Visitors to Northumberland are to be asked whether their enjoyment of the county’s natural treasures is being spoiled by the sight of wind farms on the skyline.
Accommodation providers such as hotel, guesthouse, bed and breakfast, caravan park and restaurant owners are also set to be questioned about their guests’ perceptions of the massive turbines which have sprung up across the county’s moorlands.
The research will be carried out in a study which was given the green light by county councillors yesterday.
It will try to establish whether tourists are likely to be deterred from returning to Northumberland for holidays by the existing 33 operational turbines and almost 100 more which are waiting to be built.
The aim of the research will be to compile a strong evidence base for whether the vital tourism industry is likely to suffer serious economic impacts from the existing and planned wind farms.
The move comes amid claims that tourism provides employment for more than 13,000 people in Northumberland, catering for as much as 25% of total employment in some areas. Visitor spend is estimated at £700m a year.
Yesterday county councillors of all political parties supported a call by Conservative group deputy leader Glen Sanderson for the authority to commission a study into the effects of onshore wind farms on the tourism industry.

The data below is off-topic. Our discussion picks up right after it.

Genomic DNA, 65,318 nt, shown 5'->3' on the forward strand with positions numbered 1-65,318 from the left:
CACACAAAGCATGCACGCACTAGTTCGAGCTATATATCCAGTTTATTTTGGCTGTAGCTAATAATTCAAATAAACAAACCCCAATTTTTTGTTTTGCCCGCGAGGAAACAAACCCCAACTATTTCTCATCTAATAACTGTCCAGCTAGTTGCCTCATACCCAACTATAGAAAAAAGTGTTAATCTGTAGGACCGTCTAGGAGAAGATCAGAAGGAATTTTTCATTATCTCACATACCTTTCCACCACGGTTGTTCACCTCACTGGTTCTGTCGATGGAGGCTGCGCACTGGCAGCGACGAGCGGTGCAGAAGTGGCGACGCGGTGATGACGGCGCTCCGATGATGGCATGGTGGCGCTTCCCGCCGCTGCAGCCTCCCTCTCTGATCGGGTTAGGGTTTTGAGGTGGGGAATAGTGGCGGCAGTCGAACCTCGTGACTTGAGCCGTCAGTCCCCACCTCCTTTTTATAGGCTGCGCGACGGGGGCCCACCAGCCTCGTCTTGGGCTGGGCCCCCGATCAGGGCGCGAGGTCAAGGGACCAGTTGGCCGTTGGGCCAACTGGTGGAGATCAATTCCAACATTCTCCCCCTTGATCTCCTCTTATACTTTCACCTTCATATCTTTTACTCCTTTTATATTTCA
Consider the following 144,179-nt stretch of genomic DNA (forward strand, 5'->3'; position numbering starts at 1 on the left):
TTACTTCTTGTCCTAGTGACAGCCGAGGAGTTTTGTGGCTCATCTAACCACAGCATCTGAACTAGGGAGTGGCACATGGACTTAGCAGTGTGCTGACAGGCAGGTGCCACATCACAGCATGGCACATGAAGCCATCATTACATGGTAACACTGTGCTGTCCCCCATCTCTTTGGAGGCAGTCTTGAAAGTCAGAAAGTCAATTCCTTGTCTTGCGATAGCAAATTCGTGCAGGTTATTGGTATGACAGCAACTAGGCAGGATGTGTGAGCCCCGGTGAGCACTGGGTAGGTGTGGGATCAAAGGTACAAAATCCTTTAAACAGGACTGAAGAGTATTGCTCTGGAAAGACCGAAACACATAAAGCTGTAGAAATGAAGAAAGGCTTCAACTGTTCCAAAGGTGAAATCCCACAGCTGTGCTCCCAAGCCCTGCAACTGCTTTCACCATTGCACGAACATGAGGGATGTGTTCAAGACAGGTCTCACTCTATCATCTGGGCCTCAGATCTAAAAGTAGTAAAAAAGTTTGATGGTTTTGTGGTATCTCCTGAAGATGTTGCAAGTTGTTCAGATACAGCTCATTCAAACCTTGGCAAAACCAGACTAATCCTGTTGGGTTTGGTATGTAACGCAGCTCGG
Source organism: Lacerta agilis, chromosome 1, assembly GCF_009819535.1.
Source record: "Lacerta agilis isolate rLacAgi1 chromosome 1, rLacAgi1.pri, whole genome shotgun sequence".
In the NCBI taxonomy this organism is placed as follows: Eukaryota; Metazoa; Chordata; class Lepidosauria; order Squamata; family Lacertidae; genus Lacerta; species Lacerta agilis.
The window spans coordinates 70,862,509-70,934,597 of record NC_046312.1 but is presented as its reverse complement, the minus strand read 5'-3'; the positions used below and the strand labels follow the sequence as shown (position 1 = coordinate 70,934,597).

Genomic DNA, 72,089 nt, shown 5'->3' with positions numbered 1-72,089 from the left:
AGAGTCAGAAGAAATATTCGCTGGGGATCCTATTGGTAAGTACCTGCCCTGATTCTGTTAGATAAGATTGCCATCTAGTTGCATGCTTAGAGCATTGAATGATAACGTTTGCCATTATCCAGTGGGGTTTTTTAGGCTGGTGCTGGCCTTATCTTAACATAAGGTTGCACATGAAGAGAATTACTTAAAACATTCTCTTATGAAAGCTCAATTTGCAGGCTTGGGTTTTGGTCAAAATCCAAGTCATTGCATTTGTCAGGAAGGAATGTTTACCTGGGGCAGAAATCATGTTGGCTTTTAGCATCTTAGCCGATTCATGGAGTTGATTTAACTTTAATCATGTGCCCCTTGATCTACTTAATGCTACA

It will seek to provide the council with its own evidence on visitor perceptions of turbines, which can be used in assessing future applications for wind farms.
Coun Sanderson told the meeting in Morpeth that there is a lack of concrete evidence about what visitors think about the “growing presence” of the massive machines.
“Not only do we have the guardianship of our extraordinary landscape, we have a duty to think of our tourism industry also,” he said.
Coun Sanderson said when trying to assess the potential effects of wind farms on tourism, the council had to rely on data such as a 2008 study in Scotland, which was seen by many as out of date and not specific to Northumberland.
“So there is growing concern that we urgently need more evidence,” he added.
Tory councillor Anthony Murray said a local study is urgently needed as the county’s wide open spaces and unspoiled vistas – its biggest selling points – are gradually being taken away by arrays of turbines.
He said the research should seek the views of people who serve the tourist industry, such as bed and breakfast and hotel owners, to get facts and figures on the effect of wind farms.
Labour council leader Grant Davey said the administration supported the call for such a study, on condition that it did not affect planning or the council’s local development framework and was funded from existing budgets.
The decision comes amid plans for more turbines in Northumberland – and growing political pressure nationally for action to halt their spread.
Battles are currently being fought over wind farm schemes in locations including Fenrother and Tranwell near Morpeth.
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